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  • Woman Sentenced to Five Years Following Tax Fraud Scheme

     

    The plan seemed perfect to the three young Sacramento women: use internet tax software like TurboTax, steal Social Security numbers, and start filing fraudulent tax returns in the hopes of getting large refunds.  However, the United States criminal justice system caught up with Tomisha McKinnee, Nadiyah Woods, and Nakia Vaughn and has now sentenced McKinnee to five years in federal prison.

    The women didn't stop with just filing a few fraudulent tax returns.  Over 280 total fraudulent returns were made by the women, using a scheme that involved a special feature of TurboTax.  The software allows tax filers to request that their money be given back to them in any of several ways. 

    While most people opt for checks or direct deposit into their banks, this was more difficult when using false identity information.  Instead, the women chose to have TurboTax send a debit card called a Green Dot card in their names.  The women then fraudulently activated and used the debit cards to purchase goods and services after having them sent to several different addresses throughout the Sacramento area.

    The case was brought by the Internal Revenue Service after discrepancies were noted, including a large number of tax refunds going to the same addresses.  Many victim taxpayers were robbed of their identities and were initially unable to claim their refund amounts because they had already been claimed by McKinnee, Vaughn, and Woods.  In total, the tax refunds that McKinnee, Woods, and Vaughn attempted to receive were worth just over $1.3 million.  Out of that, nearly one million dollars was actually sent by the IRS to McKinnee and her co-conspirators.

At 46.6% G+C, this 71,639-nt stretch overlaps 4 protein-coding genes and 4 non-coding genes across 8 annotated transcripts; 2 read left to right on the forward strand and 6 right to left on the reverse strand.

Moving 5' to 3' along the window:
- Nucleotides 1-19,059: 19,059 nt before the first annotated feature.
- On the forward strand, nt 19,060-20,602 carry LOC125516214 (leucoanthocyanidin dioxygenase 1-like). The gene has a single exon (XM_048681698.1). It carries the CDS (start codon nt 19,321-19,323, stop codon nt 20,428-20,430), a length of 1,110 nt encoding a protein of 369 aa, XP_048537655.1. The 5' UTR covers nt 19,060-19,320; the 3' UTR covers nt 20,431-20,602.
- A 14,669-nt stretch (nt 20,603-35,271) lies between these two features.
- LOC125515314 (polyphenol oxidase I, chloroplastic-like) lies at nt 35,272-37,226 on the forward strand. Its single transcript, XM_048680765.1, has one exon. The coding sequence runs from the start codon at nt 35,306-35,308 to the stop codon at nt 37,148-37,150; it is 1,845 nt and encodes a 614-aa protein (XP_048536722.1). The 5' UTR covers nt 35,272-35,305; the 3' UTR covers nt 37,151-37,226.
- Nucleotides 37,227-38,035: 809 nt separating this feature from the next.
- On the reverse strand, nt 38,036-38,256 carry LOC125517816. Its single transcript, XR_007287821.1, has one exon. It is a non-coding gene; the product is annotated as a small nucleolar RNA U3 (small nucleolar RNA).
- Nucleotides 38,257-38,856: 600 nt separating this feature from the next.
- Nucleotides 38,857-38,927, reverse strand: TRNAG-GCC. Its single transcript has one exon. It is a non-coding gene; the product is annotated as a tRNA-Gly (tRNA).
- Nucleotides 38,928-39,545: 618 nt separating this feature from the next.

When the three women were caught and indicted, it was found that two of them were already on probation for other, unrelated offenses.  Wood and Vaughn have both pled guilty, and their sentences will be delivered in early to mid December.

    In addition to serving five years in prison and another three years on a supervised release program, McKinnee is to pay restitution in the amount of $962,079, the exact amount that she and her co-conspirators were able to defraud from the Internal Revenue Service.

    Woods and Vaughn are each charged with multiple counts of tax fraud and filing false claims.  It is possible that they could be sentenced to up to 35 years in prison each, but it is likely that the sentence will be significantly lower after judges examine the totality of factors of the cases in conjunction with Federal Sentencing Guidelines.

    According to the IRS, the investigation and prosecution of McKinnee, Woods, and Vaughn “sends a clear message that such schemes result in significant jail time.”  E-filing has made this type of tax refund scheme increasingly common in recent years.  Tax fraud and tax evasion are serious crimes that cost the United States government hundreds of millions of dollars each year.  Most tax evasion schemes today revolve around under-reporting income, while tax fraud tends to come from identity theft.

    Source: justice.gov